As a result of changes in how they are chosen, bureaucrats now constitute a more diverse group than ever before. Bureaucracies are no longer the white male bastions they once were. Many states have embraced the idea of “representative bureaucracy,” which asserts that major groups in society should participate proportionately in government work. Such diversity in the executive branch is believed to make state government more responsive to the needs of all people. In recent years, groups formerly unrepresented (or underrepresented) in state bureaucracy have experienced significant growth. The overall share of state government jobs held by women and minorities has increased. More specifically, from 1973 to 1989, the number of African Americans as a proportion of all full-time state employees grew from 10 to 18 percent, though other ethnic minorities experienced smaller growth (from 3 to 7 percent). In addition, the percentage of women grew from 43 to 49 percent. These changing numbers do not tell the entire story, however. For instance, significant changes also occurred in job stratification, which involves the types of jobs held by different groups. In this regard, women and minorities again have faired better than in the past. They now hold a larger share of higher-level (higher paying) jobs with more responsibility. The proportion of African American agency heads increased from I to 7 percent between 1964 and 1997, while the percent of women agency heads grew from 2 to 24 percent. Nonetheless, these figures still fall well below the proportions of women and minorities in the population as a whole.

Organization of Bureaucracy
The executive branch is a bureaucracy, meaning it is organized in a hierarchy and duties are divided among different officials (division of labor). The governor sits at the top of the pyramid, holding the responsibility of managing the entire bureaucracy. The bureaucracy in each state is divided into many units of differing size, composition, and title. The largest units are typically called departments. These departments are headed by individuals who often (but not always) carry the title of secretary. Unlike in the national government, where the president appoints all high-ranking officials in the executive branch, governors do not get to appoint all of their fellow executive branch officials. Instead, states have tended to choose the highest-ranking officials in the bureaucracy through elections.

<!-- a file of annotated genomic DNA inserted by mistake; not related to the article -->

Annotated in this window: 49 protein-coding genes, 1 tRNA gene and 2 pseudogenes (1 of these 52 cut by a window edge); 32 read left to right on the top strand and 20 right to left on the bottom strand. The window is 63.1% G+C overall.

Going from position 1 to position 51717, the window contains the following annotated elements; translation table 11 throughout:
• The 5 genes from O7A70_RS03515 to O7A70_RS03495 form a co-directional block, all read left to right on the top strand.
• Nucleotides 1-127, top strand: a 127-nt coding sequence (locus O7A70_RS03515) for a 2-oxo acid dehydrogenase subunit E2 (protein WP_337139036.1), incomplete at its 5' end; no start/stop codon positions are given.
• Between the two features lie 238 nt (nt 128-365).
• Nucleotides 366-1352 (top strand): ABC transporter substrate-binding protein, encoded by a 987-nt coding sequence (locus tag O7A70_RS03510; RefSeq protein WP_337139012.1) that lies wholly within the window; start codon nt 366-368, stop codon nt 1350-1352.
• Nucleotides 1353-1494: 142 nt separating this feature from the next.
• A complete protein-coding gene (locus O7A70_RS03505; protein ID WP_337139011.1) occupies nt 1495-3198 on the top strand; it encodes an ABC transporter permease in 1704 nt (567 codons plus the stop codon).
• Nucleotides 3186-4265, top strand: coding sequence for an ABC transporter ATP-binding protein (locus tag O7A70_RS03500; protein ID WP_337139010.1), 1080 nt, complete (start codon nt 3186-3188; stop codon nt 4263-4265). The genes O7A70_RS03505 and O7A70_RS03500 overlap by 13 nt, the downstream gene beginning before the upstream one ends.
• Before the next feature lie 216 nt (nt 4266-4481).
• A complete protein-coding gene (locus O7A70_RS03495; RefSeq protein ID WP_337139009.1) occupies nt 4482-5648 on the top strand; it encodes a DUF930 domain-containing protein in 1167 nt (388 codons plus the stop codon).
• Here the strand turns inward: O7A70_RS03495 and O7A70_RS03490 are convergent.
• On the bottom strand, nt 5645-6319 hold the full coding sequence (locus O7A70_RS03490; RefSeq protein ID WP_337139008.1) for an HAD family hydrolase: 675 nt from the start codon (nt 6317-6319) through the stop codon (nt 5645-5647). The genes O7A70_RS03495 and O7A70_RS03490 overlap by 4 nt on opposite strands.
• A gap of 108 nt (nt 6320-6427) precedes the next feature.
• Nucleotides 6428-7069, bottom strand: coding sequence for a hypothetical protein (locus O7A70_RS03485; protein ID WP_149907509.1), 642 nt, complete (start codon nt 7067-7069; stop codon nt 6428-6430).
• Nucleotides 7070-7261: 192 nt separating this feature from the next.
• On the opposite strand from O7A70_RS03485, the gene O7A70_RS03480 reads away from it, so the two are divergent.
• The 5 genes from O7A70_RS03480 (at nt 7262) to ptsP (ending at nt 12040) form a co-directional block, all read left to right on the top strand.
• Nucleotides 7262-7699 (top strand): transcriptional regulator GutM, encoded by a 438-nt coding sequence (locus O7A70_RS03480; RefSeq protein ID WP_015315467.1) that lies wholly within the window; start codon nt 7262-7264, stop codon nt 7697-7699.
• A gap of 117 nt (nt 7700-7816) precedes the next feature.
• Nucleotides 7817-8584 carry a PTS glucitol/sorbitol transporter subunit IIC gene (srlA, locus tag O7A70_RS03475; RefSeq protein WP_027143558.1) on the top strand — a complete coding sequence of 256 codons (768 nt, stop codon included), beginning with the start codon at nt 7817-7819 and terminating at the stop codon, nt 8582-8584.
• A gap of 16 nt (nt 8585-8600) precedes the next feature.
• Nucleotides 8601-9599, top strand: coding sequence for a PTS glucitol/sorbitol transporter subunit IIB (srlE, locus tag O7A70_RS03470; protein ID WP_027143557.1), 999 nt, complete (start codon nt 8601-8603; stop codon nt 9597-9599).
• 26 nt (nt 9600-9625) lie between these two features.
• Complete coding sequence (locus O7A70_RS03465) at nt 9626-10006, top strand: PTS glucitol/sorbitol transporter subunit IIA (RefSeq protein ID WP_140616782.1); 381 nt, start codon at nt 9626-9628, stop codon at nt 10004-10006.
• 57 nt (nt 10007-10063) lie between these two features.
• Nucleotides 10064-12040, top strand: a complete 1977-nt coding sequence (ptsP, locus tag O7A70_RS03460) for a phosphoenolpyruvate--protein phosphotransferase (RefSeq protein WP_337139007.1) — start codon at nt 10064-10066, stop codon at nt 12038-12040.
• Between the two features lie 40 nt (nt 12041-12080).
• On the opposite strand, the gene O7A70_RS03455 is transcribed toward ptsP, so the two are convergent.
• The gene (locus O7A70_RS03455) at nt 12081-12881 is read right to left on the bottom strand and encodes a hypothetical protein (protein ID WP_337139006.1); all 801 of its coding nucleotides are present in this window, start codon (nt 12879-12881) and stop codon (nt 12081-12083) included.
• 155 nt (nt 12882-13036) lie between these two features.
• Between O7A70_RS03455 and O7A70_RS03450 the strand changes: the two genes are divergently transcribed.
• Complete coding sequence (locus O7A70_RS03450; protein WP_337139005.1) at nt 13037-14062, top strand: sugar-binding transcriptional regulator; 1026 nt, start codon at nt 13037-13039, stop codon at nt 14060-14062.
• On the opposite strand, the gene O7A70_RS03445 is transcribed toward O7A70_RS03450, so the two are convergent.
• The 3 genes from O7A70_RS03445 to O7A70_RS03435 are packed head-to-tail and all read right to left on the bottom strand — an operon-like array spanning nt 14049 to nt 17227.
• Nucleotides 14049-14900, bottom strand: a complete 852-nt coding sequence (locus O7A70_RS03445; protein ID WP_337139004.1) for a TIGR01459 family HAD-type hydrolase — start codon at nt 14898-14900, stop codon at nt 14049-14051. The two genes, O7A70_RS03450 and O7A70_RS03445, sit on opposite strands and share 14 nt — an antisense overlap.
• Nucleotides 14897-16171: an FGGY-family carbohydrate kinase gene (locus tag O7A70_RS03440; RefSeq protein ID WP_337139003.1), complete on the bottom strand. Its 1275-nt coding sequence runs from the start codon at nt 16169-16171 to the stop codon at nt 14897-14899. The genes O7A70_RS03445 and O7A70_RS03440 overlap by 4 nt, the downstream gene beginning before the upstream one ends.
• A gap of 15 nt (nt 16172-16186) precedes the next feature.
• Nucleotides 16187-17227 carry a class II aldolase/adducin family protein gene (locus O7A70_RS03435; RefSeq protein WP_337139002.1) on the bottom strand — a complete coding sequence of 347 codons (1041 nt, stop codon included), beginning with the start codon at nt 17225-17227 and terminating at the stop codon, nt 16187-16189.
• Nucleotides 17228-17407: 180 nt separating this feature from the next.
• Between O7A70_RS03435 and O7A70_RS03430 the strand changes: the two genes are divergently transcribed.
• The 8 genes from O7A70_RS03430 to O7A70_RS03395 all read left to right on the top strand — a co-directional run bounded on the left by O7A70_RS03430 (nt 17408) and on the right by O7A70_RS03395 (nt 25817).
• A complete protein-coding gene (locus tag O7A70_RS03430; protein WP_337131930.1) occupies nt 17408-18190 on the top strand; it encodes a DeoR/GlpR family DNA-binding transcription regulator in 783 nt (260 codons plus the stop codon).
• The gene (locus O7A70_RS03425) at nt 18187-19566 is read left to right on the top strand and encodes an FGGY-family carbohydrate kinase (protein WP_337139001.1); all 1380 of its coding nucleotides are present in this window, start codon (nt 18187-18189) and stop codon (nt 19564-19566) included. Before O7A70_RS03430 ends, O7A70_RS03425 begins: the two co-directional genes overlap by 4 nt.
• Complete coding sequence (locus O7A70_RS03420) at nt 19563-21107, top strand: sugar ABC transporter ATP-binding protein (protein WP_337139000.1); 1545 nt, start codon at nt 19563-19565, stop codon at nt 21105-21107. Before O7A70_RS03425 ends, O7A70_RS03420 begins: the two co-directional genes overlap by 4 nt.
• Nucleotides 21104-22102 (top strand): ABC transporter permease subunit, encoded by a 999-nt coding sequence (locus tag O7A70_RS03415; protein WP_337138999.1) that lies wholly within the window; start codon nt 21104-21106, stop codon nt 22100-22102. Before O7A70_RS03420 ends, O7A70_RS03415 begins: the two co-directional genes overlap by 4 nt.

As a result, and again unlike at the national level, the top level of bureaucrats in the states often do not owe any allegiance to the governor. The method of choosing executive branch officials through elections took hold during the mid- to late 1800s, the period of Jacksonian democracy. As noted earlier, Jacksonian democracy emphasized the worth of the common people and advocated frequent elections of many officials. The period produced the direct election of the governor (a move that empowered governors), but it also divided executive power among multiple elected state officials and boards and commissions. Throughout the nineteenth century, this philosophy persisted. New governmental activities were managed by new independent executive agencies beyond the control and influence of the governor. As the twentieth century approached, reformers sought to reverse the trend of creating so many separately elected and independent boards and commissions, because they had resulted in managerial inefficiency and sometimes corruption. Meanwhile, individuals associated with the scientific management movement advocated improving the governor’s legal powers. These reformers successfully sought to centralize administrative responsibility by creating fewer agencies and placing them under the control of the governor. They also emphasized the appointment power. Short-ballot reformers of the same time period encouraged the states to elect fewer public officials and put the power to appoint high-level executive branch Officials in the hands of the governor. The trend toward granting these appointments to the governor continues today, but the attachment to electing state executive officials remains. In just two states -Maine and New Jersey – is the governor the only statewide elected official. Elected officials, such as the governor, feel an allegiance to the voters who placed them into office. States continue to fall on the side of such public accountability, even though many observers worry it results in inefficiency by forcing the governors to share administrative responsibility with many other officials who have independent sources of power.

The most important statewide officers (aside from the governor) are the attorney general, the lieutenant governor, the treasurer, and the secretary of state. In the vast majority of the states, these officers are elected by the public at the same time that the governor is chosen. In some cases, these officials can actually serve in their offices longer than the governor, since they are not bound by term limits. Each of these officers is examined in greater detail in Chapter 3.